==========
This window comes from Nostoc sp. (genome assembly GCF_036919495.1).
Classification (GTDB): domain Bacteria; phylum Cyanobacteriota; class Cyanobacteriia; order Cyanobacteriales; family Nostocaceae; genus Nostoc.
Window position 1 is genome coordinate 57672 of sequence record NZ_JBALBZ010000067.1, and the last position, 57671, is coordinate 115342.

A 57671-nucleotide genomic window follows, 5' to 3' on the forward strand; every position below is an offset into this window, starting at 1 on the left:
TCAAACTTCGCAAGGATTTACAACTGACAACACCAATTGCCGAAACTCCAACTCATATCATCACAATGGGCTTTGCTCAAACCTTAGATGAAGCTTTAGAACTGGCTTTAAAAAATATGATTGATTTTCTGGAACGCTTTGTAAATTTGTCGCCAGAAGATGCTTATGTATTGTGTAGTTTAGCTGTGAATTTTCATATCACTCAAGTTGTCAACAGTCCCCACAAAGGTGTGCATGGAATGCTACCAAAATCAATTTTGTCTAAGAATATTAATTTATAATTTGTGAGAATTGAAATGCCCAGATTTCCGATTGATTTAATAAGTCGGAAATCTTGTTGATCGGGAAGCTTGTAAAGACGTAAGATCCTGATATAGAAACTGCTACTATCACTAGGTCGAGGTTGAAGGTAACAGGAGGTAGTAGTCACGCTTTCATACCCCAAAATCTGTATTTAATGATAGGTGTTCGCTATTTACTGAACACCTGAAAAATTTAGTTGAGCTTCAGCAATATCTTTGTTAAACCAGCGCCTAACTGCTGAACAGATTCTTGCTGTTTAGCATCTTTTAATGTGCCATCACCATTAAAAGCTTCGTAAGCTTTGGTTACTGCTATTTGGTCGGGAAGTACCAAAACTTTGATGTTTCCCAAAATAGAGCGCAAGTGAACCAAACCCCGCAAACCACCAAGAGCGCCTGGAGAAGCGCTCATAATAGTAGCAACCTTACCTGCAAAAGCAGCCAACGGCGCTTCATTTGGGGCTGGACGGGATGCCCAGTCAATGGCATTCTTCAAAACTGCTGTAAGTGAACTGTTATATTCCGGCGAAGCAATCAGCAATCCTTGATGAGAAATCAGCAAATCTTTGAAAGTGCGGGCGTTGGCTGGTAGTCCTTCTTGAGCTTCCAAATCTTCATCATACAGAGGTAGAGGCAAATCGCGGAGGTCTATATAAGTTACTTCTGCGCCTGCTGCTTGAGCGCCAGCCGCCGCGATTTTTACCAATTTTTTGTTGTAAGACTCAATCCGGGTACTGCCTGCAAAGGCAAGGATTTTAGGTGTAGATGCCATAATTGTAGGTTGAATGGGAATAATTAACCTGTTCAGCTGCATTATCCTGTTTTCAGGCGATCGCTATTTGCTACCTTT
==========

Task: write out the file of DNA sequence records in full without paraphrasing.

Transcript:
This window comes from Nostoc sp. (genome assembly GCF_036919495.1).
Classification (GTDB): domain Bacteria; phylum Cyanobacteriota; class Cyanobacteriia; order Cyanobacteriales; family Nostocaceae; genus Nostoc.
Window position 1 is genome coordinate 57672 of sequence record NZ_JBALBZ010000067.1, and the last position, 57671, is coordinate 115342.

A 57671-nucleotide genomic window follows, 5' to 3' on the forward strand; every position below is an offset into this window, starting at 1 on the left:
TCAAACTTCGCAAGGATTTACAACTGACAACACCAATTGCCGAAACTCCAACTCATATCATCACAATGGGCTTTGCTCAAACCTTAGATGAAGCTTTAGAACTGGCTTTAAAAAATATGATTGATTTTCTGGAACGCTTTGTAAATTTGTCGCCAGAAGATGCTTATGTATTGTGTAGTTTAGCTGTGAATTTTCATATCACTCAAGTTGTCAACAGTCCCCACAAAGGTGTGCATGGAATGCTACCAAAATCAATTTTGTCTAAGAATATTAATTTATAATTTGTGAGAATTGAAATGCCCAGATTTCCGATTGATTTAATAAGTCGGAAATCTTGTTGATCGGGAAGCTTGTAAAGACGTAAGATCCTGATATAGAAACTGCTACTATCACTAGGTCGAGGTTGAAGGTAACAGGAGGTAGTAGTCACGCTTTCATACCCCAAAATCTGTATTTAATGATAGGTGTTCGCTATTTACTGAACACCTGAAAAATTTAGTTGAGCTTCAGCAATATCTTTGTTAAACCAGCGCCTAACTGCTGAACAGATTCTTGCTGTTTAGCATCTTTTAATGTGCCATCACCATTAAAAGCTTCGTAAGCTTTGGTTACTGCTATTTGGTCGGGAAGTACCAAAACTTTGATGTTTCCCAAAATAGAGCGCAAGTGAACCAAACCCCGCAAACCACCAAGAGCGCCTGGAGAAGCGCTCATAATAGTAGCAACCTTACCTGCAAAAGCAGCCAACGGCGCTTCATTTGGGGCTGGACGGGATGCCCAGTCAATGGCATTCTTCAAAACTGCTGTAAGTGAACTGTTATATTCCGGCGAAGCAATCAGCAATCCTTGATGAGAAATCAGCAAATCTTTGAAAGTGCGGGCGTTGGCTGGTAGTCCTTCTTGAGCTTCCAAATCTTCATCATACAGAGGTAGAGGCAAATCGCGGAGGTCTATATAAGTTACTTCTGCGCCTGCTGCTTGAGCGCCAGCCGCCGCGATTTTTACCAATTTTTTGTTGTAAGACTCAATCCGGGTACTGCCTGCAAAGGCAAGGATTTTAGGTGTAGATGCCATAATTGTAGGTTGAATGGGAATAATTAACCTGTTCAGCTGCATTATCCTGTTTTCAGGCGATCGCTATTTGCTACCTTT